CHURCHILL is a portrait of hope in the crosshairs of uncertainty
There’s a Hollywood war film full of blistering extravagance anxious to leap from the scenes of Jonathan Teplitzky’s Churchill, but for all its tension and inspired acting, the film, based on the final days leading up to the Allied Invasion of Normandy, is refreshingly restrained. That goes double for Brian Cox’s portrayal of the famed British Prime Minister Winston Churchill; an astonishing incarnation of spirit, hope and sacrifice in the crosshairs of absolute uncertainty.
Churchill is written by Alex von Tunzelmann, a British historian whose material is pleasantly coherent despite the pedagogical tone. Tunzelmann’s interpretation of Operation Overlord puts Churchill at odds with General Eisenhower (John Slattery) over the former’s fear of an insurmountable foe, and the potential huge loss of Allied life. Much of that anxiety is derived from Churchill’s failed command at the Battle of Gallipoli during WWI, however, his position threatens to undermine the entire operation just days before its execution.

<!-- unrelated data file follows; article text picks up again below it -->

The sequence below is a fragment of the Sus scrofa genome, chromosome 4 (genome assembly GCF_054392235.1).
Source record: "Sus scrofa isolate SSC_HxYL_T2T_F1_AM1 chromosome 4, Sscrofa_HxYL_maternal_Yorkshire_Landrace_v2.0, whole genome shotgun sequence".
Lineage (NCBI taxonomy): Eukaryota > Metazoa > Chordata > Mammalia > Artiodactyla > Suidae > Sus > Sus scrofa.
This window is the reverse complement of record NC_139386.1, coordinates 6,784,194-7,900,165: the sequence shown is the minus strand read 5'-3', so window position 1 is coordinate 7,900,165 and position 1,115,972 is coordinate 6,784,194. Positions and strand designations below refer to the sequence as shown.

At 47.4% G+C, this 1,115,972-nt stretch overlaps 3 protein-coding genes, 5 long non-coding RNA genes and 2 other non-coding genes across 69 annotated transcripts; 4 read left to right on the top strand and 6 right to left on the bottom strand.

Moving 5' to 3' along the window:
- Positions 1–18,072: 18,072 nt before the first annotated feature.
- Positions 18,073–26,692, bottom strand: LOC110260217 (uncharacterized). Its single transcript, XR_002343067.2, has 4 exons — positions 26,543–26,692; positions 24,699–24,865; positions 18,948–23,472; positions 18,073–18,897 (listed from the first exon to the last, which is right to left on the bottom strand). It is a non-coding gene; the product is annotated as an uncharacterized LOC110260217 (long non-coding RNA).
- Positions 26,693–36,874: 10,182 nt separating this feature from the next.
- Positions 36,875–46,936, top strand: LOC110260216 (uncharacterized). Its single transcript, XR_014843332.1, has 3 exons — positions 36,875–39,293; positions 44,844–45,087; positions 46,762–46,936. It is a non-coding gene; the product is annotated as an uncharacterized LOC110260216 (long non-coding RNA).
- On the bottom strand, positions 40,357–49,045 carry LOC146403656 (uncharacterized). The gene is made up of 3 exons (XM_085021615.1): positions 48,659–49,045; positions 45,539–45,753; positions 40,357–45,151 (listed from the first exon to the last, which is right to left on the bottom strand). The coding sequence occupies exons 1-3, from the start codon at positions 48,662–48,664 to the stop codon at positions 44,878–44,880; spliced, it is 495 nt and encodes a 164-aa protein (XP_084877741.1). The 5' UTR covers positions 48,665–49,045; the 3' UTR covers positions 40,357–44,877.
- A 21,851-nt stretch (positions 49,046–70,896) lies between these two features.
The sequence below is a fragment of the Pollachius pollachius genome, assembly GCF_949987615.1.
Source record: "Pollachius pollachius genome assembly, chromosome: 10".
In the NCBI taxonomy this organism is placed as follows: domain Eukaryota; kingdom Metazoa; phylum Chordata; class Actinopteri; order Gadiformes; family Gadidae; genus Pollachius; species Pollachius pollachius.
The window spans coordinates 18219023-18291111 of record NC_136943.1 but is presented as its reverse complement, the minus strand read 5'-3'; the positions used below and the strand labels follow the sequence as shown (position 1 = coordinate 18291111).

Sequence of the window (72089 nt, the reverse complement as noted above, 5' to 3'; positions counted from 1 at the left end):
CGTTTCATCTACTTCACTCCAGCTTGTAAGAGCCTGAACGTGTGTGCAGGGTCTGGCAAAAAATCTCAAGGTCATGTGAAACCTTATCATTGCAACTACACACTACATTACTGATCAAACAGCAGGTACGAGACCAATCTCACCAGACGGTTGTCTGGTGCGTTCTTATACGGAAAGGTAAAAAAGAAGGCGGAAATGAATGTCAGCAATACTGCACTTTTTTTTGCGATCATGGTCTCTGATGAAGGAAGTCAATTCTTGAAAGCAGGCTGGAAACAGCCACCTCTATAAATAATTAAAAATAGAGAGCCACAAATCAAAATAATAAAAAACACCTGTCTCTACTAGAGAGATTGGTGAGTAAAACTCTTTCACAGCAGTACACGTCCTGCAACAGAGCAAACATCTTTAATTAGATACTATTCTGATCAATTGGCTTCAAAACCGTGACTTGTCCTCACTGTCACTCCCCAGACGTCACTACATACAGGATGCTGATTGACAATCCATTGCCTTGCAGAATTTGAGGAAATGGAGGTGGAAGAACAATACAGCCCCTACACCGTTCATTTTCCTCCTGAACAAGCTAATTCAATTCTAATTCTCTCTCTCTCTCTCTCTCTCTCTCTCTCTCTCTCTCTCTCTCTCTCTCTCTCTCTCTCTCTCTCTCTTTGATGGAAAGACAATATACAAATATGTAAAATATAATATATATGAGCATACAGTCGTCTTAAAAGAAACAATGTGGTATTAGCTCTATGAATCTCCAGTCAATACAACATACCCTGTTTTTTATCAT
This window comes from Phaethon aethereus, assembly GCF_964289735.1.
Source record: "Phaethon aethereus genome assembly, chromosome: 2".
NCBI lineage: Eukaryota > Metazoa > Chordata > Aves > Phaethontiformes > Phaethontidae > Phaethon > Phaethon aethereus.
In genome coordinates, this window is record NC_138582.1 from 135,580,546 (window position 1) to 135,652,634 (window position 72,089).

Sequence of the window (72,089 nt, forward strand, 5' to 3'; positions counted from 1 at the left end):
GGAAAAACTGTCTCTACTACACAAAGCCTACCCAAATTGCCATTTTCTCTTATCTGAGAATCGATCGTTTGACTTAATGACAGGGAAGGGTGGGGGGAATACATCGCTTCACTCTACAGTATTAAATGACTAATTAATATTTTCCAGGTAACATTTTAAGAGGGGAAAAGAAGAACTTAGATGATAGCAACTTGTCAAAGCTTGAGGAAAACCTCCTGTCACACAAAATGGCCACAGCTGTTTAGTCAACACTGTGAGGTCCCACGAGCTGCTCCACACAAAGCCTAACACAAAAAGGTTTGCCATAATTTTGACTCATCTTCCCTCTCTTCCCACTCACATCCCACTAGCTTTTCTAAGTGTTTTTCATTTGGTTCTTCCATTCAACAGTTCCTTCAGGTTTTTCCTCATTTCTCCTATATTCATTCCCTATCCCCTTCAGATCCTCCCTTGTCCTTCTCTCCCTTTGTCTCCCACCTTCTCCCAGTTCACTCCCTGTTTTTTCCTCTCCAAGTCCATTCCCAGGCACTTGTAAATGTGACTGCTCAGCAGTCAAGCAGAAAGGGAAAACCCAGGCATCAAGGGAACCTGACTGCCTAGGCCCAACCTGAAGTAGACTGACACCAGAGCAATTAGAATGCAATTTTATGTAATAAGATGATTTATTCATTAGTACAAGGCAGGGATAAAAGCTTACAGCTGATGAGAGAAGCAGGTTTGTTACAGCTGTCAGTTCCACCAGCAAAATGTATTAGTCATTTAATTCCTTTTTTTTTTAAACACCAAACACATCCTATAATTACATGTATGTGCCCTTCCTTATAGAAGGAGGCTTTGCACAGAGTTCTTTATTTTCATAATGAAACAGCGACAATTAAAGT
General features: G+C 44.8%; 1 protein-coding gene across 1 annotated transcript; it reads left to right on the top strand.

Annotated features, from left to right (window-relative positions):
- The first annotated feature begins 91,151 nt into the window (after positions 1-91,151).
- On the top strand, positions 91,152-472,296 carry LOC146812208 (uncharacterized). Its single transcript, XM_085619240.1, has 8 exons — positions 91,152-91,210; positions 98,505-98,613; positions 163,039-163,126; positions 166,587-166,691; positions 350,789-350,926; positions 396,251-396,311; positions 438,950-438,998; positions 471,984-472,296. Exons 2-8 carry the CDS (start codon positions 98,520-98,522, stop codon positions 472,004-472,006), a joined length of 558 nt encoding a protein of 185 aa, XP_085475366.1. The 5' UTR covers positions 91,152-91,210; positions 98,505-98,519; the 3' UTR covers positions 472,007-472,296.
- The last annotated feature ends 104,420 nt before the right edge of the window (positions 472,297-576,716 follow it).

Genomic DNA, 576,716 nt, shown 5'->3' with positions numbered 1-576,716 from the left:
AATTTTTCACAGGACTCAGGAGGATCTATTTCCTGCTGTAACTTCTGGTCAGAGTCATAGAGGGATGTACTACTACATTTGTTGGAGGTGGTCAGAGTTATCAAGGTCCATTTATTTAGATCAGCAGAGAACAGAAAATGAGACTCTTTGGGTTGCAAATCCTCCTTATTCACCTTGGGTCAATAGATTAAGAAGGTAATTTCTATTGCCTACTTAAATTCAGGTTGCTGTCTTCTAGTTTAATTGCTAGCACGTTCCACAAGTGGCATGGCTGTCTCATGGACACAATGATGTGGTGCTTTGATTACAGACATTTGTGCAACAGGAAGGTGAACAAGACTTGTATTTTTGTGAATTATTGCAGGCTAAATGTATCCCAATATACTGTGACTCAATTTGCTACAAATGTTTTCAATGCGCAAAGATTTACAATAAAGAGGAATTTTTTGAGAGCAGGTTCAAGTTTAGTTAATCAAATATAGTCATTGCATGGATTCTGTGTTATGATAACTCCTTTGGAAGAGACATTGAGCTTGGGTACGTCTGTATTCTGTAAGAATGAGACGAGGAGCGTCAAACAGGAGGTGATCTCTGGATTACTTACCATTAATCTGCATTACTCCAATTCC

Cox’s breathtaking embodiment really shines in the following scenes of Churchill’s blustery attitude toward subordinates and especially his wife, Clementine (Miranda Richardson). Unable to grasp the realities of his age or the blatant disregard for his experience, Churchill battles depression, alcohol, and the people who surround him. Those battles threaten to undermine his marriage and his position. Eventually Churchill finds his place in the War, behind a radio microphone delivering speeches of hope. Close your eyes and marvel at Cox’s eloquent delivery. Those famous speeches rallied the Allies and inspired the people of England in a time of constant fear. It’s no wonder Churchill is regarded as the greatest Briton who ever lived. Churchill may very well be our greatest interpretation of the statesman.